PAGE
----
republicans are still in disagreement over how to reduce the deficit and avoid a raft of tax hikes and spending cuts. yesterday our own jim cramer and maria bartiromo were on "meet the press" and cramer had a message for fellow panelists and father of the anti-tax pledge, grover norquist. >> most ceos are republican. they're on board. they're not on board with you. they're not on board with you because they fear your view. they think you do not favor going -- you favor going over the cliff. that's what they think. they think that you favor -- >> just for the record since we're on tv. that's silly if they think that they shouldn't be ceos. >> it doesn't really matter. that's what they think. >> i want you to walk me up to that moment. >> behind the record. i like that too. >> i'm stuck. like grover is stuck with this pledge he made everybody take which is that they have to go over the cliff because they obviously will not ever say the word tax. they will only say revenue. i'm stuck speaking to many more ceos than grover norquist is. he thinks it's silly. he thinks ceos are silly. i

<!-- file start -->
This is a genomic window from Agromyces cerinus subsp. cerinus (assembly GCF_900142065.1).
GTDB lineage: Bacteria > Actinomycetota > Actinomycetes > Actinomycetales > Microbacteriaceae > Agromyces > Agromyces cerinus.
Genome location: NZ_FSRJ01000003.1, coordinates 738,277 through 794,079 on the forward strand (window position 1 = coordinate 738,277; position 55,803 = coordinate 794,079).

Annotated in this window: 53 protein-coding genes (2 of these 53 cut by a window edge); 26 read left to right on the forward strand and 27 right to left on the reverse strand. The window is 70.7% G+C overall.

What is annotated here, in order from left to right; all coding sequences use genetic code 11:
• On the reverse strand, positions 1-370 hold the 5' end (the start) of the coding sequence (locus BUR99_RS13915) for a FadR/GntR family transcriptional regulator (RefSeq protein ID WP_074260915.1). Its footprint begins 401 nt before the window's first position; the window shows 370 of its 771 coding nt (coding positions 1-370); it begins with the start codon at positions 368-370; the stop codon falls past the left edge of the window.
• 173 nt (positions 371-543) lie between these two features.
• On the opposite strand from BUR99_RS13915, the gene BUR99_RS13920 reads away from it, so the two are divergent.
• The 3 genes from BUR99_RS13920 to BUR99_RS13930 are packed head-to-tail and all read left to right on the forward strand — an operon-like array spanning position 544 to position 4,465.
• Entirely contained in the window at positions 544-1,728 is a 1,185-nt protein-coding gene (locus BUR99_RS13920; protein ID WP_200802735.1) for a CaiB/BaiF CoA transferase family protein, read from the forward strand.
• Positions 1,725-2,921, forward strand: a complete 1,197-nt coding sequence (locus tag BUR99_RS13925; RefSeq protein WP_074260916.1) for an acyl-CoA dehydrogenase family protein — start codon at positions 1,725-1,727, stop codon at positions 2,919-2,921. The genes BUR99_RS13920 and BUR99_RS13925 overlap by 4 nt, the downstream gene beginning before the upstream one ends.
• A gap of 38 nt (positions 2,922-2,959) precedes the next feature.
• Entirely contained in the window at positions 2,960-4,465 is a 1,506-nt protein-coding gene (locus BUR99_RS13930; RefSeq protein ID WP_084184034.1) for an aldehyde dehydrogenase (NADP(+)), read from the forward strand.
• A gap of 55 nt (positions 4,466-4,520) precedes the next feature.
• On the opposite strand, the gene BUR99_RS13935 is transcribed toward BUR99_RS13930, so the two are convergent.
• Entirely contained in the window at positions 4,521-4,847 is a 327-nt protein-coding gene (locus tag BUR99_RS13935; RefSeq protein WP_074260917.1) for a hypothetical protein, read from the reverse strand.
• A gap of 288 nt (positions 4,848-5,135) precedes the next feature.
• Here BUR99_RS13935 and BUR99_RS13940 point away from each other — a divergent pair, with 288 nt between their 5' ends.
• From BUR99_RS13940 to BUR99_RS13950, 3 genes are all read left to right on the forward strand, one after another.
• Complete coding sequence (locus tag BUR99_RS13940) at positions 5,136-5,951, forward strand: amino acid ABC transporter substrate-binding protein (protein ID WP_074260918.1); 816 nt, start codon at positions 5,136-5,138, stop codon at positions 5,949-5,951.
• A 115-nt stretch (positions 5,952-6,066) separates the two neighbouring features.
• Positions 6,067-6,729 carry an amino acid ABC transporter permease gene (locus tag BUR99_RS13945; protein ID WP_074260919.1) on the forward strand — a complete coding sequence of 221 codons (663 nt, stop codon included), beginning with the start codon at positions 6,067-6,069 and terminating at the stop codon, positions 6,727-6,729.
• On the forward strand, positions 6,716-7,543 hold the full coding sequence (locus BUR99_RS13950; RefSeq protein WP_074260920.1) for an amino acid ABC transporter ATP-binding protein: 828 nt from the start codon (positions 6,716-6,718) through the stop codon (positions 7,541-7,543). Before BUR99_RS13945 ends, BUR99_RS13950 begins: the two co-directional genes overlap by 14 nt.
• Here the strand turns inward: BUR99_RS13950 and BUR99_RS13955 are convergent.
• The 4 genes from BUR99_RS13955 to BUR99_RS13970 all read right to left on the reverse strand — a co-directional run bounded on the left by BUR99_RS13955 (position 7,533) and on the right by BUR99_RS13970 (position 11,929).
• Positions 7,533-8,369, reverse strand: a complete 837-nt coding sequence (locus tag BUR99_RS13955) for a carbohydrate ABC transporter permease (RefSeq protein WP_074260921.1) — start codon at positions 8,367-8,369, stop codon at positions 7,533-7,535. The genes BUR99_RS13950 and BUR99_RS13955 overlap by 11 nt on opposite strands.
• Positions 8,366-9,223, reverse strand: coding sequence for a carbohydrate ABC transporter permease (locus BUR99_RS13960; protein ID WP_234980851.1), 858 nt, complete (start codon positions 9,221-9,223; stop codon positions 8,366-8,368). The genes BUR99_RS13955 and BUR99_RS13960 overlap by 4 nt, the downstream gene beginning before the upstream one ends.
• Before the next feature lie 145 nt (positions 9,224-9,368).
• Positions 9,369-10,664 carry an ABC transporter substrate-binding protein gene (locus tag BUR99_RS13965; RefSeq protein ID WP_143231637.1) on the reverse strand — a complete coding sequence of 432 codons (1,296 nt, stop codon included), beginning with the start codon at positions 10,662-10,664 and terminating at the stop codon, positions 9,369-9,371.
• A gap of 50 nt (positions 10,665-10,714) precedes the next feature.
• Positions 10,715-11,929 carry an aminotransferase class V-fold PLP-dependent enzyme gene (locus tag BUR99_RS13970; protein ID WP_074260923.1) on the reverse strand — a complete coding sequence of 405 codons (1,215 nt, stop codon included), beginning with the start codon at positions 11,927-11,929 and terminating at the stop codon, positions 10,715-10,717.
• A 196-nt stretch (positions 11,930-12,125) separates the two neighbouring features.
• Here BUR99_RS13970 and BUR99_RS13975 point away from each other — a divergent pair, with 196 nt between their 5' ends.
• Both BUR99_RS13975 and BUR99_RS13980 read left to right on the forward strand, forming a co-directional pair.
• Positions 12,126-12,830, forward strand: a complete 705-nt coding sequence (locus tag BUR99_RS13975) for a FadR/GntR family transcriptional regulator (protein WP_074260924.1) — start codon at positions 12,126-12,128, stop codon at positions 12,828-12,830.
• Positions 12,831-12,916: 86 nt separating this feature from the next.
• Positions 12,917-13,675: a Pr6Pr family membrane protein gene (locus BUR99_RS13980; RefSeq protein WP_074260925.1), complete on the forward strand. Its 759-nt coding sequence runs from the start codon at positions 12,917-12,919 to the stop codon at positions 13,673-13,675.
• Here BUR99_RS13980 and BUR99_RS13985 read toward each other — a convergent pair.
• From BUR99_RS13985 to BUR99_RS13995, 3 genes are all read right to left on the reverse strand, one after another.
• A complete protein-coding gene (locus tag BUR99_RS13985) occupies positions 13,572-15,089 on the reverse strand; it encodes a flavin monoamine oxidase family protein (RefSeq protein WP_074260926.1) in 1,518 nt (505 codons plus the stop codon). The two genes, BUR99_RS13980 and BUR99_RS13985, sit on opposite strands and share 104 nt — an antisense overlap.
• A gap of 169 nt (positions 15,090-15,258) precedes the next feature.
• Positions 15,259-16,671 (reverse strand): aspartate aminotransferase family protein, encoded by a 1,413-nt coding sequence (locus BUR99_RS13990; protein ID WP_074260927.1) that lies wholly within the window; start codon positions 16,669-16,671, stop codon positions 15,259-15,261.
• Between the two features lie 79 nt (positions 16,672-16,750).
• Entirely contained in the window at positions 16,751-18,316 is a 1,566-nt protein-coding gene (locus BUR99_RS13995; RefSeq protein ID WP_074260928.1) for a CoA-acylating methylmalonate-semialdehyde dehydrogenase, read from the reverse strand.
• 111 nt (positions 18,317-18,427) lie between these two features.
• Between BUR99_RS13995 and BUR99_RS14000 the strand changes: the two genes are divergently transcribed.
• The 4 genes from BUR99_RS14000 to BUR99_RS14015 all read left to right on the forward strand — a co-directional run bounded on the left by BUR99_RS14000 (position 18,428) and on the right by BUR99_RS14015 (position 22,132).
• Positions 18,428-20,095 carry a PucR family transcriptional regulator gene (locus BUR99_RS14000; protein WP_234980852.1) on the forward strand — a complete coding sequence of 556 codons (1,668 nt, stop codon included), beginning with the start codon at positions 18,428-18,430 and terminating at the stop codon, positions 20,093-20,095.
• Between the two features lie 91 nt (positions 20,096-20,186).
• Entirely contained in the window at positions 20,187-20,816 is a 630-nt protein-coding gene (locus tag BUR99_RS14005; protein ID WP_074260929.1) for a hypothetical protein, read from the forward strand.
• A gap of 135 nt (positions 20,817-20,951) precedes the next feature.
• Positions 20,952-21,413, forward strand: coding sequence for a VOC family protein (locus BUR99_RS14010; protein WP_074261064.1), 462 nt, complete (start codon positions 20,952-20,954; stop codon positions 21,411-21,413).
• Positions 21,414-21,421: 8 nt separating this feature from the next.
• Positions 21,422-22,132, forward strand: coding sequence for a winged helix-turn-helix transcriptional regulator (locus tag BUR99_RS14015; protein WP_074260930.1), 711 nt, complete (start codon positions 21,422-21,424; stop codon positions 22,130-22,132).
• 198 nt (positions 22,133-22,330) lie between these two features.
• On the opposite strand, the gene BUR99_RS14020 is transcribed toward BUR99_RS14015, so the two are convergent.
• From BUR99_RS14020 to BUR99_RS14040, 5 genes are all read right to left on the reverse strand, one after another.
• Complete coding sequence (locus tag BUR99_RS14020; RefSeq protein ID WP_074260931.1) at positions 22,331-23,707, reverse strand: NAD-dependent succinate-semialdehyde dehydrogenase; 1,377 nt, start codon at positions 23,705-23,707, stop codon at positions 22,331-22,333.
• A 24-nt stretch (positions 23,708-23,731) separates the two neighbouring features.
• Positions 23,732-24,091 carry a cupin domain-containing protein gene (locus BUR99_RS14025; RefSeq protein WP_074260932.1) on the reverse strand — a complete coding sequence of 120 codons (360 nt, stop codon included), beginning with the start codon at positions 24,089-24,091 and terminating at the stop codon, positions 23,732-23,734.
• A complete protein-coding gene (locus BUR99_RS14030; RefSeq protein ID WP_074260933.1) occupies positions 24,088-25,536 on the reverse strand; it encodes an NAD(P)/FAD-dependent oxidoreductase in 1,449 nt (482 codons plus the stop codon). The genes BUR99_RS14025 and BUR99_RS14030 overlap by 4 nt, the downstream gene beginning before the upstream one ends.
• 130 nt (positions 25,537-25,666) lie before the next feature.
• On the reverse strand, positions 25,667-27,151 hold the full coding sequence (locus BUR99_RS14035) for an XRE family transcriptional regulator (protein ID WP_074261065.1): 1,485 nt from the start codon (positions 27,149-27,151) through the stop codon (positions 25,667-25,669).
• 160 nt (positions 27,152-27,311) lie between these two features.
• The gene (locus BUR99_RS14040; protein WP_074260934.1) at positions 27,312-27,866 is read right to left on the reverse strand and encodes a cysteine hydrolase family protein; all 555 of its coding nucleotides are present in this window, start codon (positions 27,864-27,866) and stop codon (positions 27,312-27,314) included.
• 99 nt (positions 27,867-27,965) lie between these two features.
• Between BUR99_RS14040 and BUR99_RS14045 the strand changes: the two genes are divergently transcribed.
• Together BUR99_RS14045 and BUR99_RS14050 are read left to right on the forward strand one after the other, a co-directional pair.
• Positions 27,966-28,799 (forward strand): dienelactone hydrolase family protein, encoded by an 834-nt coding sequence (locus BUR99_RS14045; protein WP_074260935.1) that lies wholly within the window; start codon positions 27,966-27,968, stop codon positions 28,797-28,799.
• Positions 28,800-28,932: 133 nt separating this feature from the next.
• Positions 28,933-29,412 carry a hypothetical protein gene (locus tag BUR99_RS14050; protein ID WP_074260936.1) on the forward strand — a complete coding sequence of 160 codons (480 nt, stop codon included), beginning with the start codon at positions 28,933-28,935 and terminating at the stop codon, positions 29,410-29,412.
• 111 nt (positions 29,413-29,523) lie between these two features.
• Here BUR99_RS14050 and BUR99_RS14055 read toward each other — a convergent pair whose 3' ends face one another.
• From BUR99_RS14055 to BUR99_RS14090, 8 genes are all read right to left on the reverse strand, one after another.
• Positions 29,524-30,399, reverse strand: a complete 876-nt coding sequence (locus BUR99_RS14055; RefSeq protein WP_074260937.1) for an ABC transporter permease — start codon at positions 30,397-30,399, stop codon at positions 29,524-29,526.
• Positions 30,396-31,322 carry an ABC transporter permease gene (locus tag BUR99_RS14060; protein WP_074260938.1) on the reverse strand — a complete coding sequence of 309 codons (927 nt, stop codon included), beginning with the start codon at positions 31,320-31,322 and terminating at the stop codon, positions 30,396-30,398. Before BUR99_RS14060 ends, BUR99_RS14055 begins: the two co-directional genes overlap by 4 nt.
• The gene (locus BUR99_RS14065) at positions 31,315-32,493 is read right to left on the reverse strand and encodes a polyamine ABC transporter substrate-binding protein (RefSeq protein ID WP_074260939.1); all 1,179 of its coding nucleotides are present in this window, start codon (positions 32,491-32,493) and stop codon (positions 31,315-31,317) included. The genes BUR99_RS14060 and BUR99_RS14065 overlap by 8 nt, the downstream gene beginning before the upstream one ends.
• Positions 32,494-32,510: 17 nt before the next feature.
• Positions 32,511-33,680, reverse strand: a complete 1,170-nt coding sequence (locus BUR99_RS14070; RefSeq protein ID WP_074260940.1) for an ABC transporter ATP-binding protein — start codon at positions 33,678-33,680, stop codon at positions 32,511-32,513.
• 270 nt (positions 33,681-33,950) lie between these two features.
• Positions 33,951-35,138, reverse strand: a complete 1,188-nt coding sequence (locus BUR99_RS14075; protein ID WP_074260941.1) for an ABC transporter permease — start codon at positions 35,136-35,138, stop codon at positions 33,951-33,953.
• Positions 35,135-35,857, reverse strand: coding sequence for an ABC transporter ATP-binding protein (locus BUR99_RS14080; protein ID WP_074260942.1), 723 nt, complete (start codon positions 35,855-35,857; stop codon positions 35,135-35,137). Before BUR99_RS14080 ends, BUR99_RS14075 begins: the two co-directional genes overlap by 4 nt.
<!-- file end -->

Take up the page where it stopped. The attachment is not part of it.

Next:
. the white house promptly rebuffs the gop counterproposal which calls for $800 billion in new tax revenue but without tax rate increases for the wealthy. could this tax issue deadlock the talks? >>> bank of america ceo warns the cliff must get stalled or the economy could be stifled well into 2014. >>> even more dividends pushed into 2012. coach, american eagle moving up and oracle will play out three-quarters of dividends this year. >>> more strength in housing this morning. toll brothers earnings top expectations. we'll begin with the fiscal cliff. governors are set to meet today with the president and congressional leaders. governors are concerned about the impact of deficit reduction measures on their state budgebu. the latest gop offer would overhaul the tax code, raise $800 billion in new revenue but seek $600 billion in health savings, net savings add up to about $2.2 trillion over ten years. boehner called the white house's original offer la la land and it does appear that even though at one point bowles endorsed a blueprint like this, he's trying to distance himself from it right